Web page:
Glass electrodes—partially evacuated glass tubes known as Geissler tubes—could be inserted into the wand. These came in different shapes depending on their intended use. For example, a rake-shaped attachment worked to massage the scalp, while a narrow tube could be inserted into the mouth, nose, or another orifice. The high voltage ionized the gas within the glass tube, creating the purple glow that gave the device its name.
Numerous manufacturers sprang up to produce the portable machines, including Detroit’s Renulife Electric Co. Founded by inventor James Henry Eastman in 1917, Renulife sold different models for different uses. According to company literature, Model M was its most popular general-purpose product, while Model D was for dentistry, and the tricked-out Model R [pictured at top] had finer regulation of current and a built-in ozone generator to help with head and lung congestion.
In 1917, editors at the Journal of the American Medical Association reported that a violet ray generator certainly couldn’t treat “practically every ailment known to mankind,” as one manufacturer had claimed.
Instructions for the violet ray machines manufactured by Charles A. Branston Ltd. contain an alphabetical list of disorders that could be treated, from abscess to writer’s cramp, with dozens of other ailments in between. Like the Renulife products, the Branston machines also came in different flavors. The Branston machine’s high-frequency mode had germicidal effects and purportedly could be used to cure infections as well as relieve pain. Sinusoidal mode was used to gently massage away nervousness and paralysis. Ozone mode was for inhaling, to treat lung disorders. The Branston devices ranged in price from US $30 for the Model 5B (high-frequency mode only) to $100 for the Model 29 (which had all three modes).
The violet ray machines made by Charles A. Branston Ltd. had different modes for treating a wide variety of ailments.Historical Medical Library/College of Physicians of Philadelphia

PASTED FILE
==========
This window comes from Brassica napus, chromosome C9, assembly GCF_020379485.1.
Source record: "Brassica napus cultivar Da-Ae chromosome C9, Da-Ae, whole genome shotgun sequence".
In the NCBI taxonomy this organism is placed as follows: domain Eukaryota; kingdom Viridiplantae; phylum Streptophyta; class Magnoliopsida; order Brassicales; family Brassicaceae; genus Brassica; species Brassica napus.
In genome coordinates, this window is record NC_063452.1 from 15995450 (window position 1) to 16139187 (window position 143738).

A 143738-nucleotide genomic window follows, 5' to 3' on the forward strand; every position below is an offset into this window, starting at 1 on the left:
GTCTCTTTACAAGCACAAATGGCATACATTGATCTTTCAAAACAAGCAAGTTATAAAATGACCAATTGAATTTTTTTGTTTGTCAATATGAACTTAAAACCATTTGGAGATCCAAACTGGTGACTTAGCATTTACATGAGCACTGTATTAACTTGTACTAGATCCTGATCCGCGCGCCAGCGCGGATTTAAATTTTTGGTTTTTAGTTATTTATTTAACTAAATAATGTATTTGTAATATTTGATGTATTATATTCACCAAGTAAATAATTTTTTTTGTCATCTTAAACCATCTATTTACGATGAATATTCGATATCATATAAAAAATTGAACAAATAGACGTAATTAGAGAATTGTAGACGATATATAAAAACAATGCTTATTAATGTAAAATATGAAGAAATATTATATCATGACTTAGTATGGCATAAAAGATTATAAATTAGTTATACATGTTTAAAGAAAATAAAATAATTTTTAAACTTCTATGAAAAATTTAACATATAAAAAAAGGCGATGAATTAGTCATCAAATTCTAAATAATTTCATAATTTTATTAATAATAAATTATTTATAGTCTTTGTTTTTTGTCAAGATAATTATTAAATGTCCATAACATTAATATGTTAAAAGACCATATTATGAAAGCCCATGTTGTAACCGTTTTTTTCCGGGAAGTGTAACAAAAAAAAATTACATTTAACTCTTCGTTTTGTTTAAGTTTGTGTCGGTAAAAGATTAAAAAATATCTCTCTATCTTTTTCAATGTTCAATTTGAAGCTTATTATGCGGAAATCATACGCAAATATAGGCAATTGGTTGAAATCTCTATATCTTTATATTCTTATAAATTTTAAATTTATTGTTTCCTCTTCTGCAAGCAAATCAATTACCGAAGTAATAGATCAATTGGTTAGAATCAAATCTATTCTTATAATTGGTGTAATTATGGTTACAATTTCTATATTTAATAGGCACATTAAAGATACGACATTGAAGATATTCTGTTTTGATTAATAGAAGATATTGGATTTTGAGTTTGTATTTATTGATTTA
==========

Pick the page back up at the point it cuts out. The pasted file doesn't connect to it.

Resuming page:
During the first half of the 20th century, manufacturers marketed the machines to doctors and consumers alike. By the time Wonder Woman debuted in her own comic book in June 1942, the violet ray machine was a well-known household technology. So it wasn’t too surprising that the superhero had a machine of her own.
In the very first issue, Wonder Woman’s future love interest, Steve Trevor, is grievously injured in a plane crash. Seeking to cure his wounds, Diana works tirelessly for five days to complete her Purple Ray machine—but she’s too late. Trevor has died. Undeterred, Diana bathes her patient in the glowing light of the machine. The result might have embarrassed even the admen who wrote the promotional copy for Branston’s products: Wonder Woman’s Purple Ray brings Trevor back to life.
Science frowns on the violet ray machine
Despite their popularity, the machines didn’t fare quite as well within the medical establishment. In 1917, editors at the Journal of the American Medical Association reported that a violet ray generator certainly couldn’t treat “practically every ailment known to mankind,” as one manufacturer had claimed. Although the devices emitted a violet color, they were not in fact emitting ultraviolet light, or at least not in amounts that would be beneficial. In 1951, a Maryland district court ruled against a company named Master Appliances in a libel suit. The charge was misbranding, and the court found that the device was not an effective treatment nor capable of producing the claimed results. At the time, Master Appliances was one of the last manufacturers of violet ray machines in the United States, and the ruling effectively ended production in this country.
And yet you can still buy violet ray machines today—both the antique variety and its modern equivalent. Today’s units are mainly marketed to aestheticians or sold for home use, and some dermatologists are not ready to categorically dismiss their benefits. Although they probably won’t cure indigestion or gray hair, the high frequency can dry out the skin and ozone does kill bacteria, so the machines may help treat acne and other skin conditions. Plus, there’s the placebo effect. As with all consumer electronics for which outrageous claims are made, let the buyer beware.
Part of a continuing serieslooking at photographs of historical artifacts that embrace the boundless potential of technology.
An abridged version of this article appears in the October 2022 print issue.
- This 1850s Medical Device Was Said to Cure Toothache, Gangrene ... ›
- We've Been Killing Deadly Germs With UV Light for More Than a ... ›
- UV Light Might Keep the World Safe From the Coronavirus—and ... ›
Allison Marsh is a professor at the University of South Carolina and codirector of the university's Ann Johnson Institute for Science, Technology & Society. She combines her interests in engineering, history, and museum objects to write the Past Forward column, which tells the story of technology through historical artifacts.